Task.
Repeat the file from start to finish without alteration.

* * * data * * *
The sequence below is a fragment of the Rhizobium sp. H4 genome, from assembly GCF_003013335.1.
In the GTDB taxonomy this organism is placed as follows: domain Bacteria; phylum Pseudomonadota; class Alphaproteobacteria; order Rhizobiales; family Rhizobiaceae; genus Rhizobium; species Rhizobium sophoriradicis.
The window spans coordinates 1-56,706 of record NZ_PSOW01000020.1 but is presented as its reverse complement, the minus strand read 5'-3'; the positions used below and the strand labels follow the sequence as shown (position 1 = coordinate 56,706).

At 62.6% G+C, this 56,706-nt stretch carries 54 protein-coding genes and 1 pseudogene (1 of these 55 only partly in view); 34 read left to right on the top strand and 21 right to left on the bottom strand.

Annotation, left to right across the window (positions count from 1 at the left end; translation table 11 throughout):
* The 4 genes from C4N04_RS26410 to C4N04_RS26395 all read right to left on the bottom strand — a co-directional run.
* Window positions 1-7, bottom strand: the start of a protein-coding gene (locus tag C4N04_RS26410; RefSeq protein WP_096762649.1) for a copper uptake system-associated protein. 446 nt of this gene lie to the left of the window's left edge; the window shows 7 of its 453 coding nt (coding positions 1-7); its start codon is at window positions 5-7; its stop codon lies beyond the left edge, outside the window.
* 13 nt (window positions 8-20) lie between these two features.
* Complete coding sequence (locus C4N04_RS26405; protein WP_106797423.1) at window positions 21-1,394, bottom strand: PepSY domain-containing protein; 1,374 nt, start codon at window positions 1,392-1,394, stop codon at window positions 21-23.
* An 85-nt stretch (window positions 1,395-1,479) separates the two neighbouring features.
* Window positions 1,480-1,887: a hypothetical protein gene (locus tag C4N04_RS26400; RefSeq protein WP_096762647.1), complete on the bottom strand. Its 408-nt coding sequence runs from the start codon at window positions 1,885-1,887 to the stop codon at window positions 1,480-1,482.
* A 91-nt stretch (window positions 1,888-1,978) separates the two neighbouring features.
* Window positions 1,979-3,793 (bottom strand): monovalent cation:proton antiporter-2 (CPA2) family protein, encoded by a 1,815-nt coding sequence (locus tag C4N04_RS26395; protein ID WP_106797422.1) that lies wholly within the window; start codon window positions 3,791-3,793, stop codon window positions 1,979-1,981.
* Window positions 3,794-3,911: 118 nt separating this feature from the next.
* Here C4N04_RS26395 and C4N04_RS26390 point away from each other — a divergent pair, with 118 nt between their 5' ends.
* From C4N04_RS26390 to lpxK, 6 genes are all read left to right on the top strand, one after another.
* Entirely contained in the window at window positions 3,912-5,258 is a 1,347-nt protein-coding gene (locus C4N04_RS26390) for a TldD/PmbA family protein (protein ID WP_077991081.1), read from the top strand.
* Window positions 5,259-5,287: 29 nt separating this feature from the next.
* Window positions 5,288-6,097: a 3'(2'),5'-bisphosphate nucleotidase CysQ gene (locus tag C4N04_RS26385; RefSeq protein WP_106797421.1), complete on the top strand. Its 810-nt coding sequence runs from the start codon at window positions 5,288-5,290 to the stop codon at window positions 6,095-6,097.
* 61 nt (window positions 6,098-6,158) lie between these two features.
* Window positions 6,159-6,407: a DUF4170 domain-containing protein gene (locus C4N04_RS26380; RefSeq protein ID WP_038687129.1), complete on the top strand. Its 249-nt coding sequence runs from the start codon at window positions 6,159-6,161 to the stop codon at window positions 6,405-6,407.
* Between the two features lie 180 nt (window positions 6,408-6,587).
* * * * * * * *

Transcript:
The sequence below is a fragment of the Rhizobium sp. H4 genome, from assembly GCF_003013335.1.
In the GTDB taxonomy this organism is placed as follows: domain Bacteria; phylum Pseudomonadota; class Alphaproteobacteria; order Rhizobiales; family Rhizobiaceae; genus Rhizobium; species Rhizobium sophoriradicis.
The window spans coordinates 1-56,706 of record NZ_PSOW01000020.1 but is presented as its reverse complement, the minus strand read 5'-3'; the positions used below and the strand labels follow the sequence as shown (position 1 = coordinate 56,706).

At 62.6% G+C, this 56,706-nt stretch carries 54 protein-coding genes and 1 pseudogene (1 of these 55 only partly in view); 34 read left to right on the top strand and 21 right to left on the bottom strand.

Annotation, left to right across the window (positions count from 1 at the left end; translation table 11 throughout):
* The 4 genes from C4N04_RS26410 to C4N04_RS26395 all read right to left on the bottom strand — a co-directional run.
* Window positions 1-7, bottom strand: the start of a protein-coding gene (locus tag C4N04_RS26410; RefSeq protein WP_096762649.1) for a copper uptake system-associated protein. 446 nt of this gene lie to the left of the window's left edge; the window shows 7 of its 453 coding nt (coding positions 1-7); its start codon is at window positions 5-7; its stop codon lies beyond the left edge, outside the window.
* 13 nt (window positions 8-20) lie between these two features.
* Complete coding sequence (locus C4N04_RS26405; protein WP_106797423.1) at window positions 21-1,394, bottom strand: PepSY domain-containing protein; 1,374 nt, start codon at window positions 1,392-1,394, stop codon at window positions 21-23.
* An 85-nt stretch (window positions 1,395-1,479) separates the two neighbouring features.
* Window positions 1,480-1,887: a hypothetical protein gene (locus tag C4N04_RS26400; RefSeq protein WP_096762647.1), complete on the bottom strand. Its 408-nt coding sequence runs from the start codon at window positions 1,885-1,887 to the stop codon at window positions 1,480-1,482.
* A 91-nt stretch (window positions 1,888-1,978) separates the two neighbouring features.
* Window positions 1,979-3,793 (bottom strand): monovalent cation:proton antiporter-2 (CPA2) family protein, encoded by a 1,815-nt coding sequence (locus tag C4N04_RS26395; protein ID WP_106797422.1) that lies wholly within the window; start codon window positions 3,791-3,793, stop codon window positions 1,979-1,981.
* Window positions 3,794-3,911: 118 nt separating this feature from the next.
* Here C4N04_RS26395 and C4N04_RS26390 point away from each other — a divergent pair, with 118 nt between their 5' ends.
* From C4N04_RS26390 to lpxK, 6 genes are all read left to right on the top strand, one after another.
* Entirely contained in the window at window positions 3,912-5,258 is a 1,347-nt protein-coding gene (locus C4N04_RS26390) for a TldD/PmbA family protein (protein ID WP_077991081.1), read from the top strand.
* Window positions 5,259-5,287: 29 nt separating this feature from the next.
* Window positions 5,288-6,097: a 3'(2'),5'-bisphosphate nucleotidase CysQ gene (locus tag C4N04_RS26385; RefSeq protein WP_106797421.1), complete on the top strand. Its 810-nt coding sequence runs from the start codon at window positions 5,288-5,290 to the stop codon at window positions 6,095-6,097.
* 61 nt (window positions 6,098-6,158) lie between these two features.
* Window positions 6,159-6,407: a DUF4170 domain-containing protein gene (locus C4N04_RS26380; RefSeq protein ID WP_038687129.1), complete on the top strand. Its 249-nt coding sequence runs from the start codon at window positions 6,159-6,161 to the stop codon at window positions 6,405-6,407.
* Between the two features lie 180 nt (window positions 6,408-6,587).